How Social Intelligence Can Guide Decisions and Improve Performance

Norman Marks, CRMA, CPA, is a vice president for SAP and has been a chief audit executive and chief risk officer at major global corporations for more than 20 years.


A report from the consulting firm, McKinsey & Company, shares valuable insights on the topic of “How ‘social intelligence’ can drive decisions."

Not only is this an interesting read, but governance, risk, and assurance professionals should recognize the risk of not being intelligent and failing to mine the information available in social media. As the authors say, “The costs of navigating without a social-intelligence map can be substantial.” They should also understand the opportunity of using these tools to manage risks to business objectives.

Key points include:

  • As social technologies mature and organizations become convinced of their power, we believe they will take on a broader role: informing competitive strategy. 

  • Social-intelligence literacy will become a critical asset for C-level executives and board members seeking the best possible basis for their decisions.

  • Social media can also provide windows into the plans of competitors, suppliers, and customers. 

  • The range of analytical techniques has exploded, and to stay ahead of the game companies must tap new areas of expertise. 

In contrast to some dry research papers, McKinsey makes excellent use of stories to illustrate and demonstrate their points. Look for discussions of:

  • Servier, a French company whose disaster could have been avoided by better social intelligence.

  • General Electric, who used social to generate thousands of ideas.

  • The Canadian company, Desjardins, who used social intelligence to inform and improve decision-making.

Where are you? Are you moving to upgrade your social intelligence? Do you understand the risk of not doing so, and the ability to improve management of business risk though social intelligence?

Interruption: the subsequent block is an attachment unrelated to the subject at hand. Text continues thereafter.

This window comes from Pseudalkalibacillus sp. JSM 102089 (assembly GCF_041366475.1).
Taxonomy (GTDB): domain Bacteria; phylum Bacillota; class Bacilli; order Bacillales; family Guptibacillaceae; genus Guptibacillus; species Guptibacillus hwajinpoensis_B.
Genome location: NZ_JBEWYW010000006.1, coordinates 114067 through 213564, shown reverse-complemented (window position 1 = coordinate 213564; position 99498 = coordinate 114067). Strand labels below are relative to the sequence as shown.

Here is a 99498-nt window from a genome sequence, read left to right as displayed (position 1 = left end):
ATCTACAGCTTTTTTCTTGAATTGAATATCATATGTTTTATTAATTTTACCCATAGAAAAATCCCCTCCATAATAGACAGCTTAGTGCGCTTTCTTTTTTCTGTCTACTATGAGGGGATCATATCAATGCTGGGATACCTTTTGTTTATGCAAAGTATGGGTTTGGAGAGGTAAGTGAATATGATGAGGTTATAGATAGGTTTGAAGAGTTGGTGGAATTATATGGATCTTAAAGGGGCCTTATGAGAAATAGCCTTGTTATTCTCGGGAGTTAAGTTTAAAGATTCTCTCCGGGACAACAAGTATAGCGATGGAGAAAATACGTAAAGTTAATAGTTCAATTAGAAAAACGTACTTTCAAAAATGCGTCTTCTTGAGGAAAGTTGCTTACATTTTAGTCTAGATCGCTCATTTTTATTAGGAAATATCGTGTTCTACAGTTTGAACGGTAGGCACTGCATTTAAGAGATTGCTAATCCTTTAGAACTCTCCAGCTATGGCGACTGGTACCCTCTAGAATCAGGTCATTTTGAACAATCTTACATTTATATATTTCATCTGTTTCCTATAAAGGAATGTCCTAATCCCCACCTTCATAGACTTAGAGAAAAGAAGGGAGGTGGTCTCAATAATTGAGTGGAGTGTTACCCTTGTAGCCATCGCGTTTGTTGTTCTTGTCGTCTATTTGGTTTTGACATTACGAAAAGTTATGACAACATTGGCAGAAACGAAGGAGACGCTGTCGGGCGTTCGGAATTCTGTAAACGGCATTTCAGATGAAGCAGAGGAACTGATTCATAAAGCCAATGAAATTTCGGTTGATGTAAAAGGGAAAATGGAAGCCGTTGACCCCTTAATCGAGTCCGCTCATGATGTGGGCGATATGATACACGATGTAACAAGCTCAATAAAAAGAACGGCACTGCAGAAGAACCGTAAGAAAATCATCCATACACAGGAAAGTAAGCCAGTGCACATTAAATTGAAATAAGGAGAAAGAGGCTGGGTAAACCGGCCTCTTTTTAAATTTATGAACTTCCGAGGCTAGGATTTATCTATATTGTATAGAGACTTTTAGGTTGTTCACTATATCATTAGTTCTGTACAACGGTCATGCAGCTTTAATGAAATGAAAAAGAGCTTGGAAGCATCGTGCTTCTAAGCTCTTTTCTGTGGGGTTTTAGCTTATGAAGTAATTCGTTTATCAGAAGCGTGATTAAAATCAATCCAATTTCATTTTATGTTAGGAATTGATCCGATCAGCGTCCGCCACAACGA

Posted on Feb 12, 2013 by Norman Marks

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  1.  this is very important Norman and thank you for sharing it

  1. Hullo Norman,

    I'm fascinated that you found that McKinsey paper, you're keeping up some eclectic reading habits. As an ex Internal Auditor (3 years only before moving on to CIO and related and now social media) you really grabbed my attention with your question "Do you understand the risk of not doing so, and the ability to improve management of business risk though social intelligence?"

    This is an issue which we face most days, to get executives to understand this one point. What frameworks can you recommend to be able to lay out a kind of "govenance, risk, control" or other method to tease out the details of this risk in a way which would then be more apparent to Boards and executives?

    Thanks in advance, Walter @adamson

  1.  Walter, thanks for the comment. I don't think a framework is necessary, only an imaginative and inquiring mind. We should be watchful for how new technology is changing our world, and asking our management whether they are considering all opportunities.

    i believe in internal auditors being well-read. For example, I love the magazine Fast Company, which is magic on the iPad.

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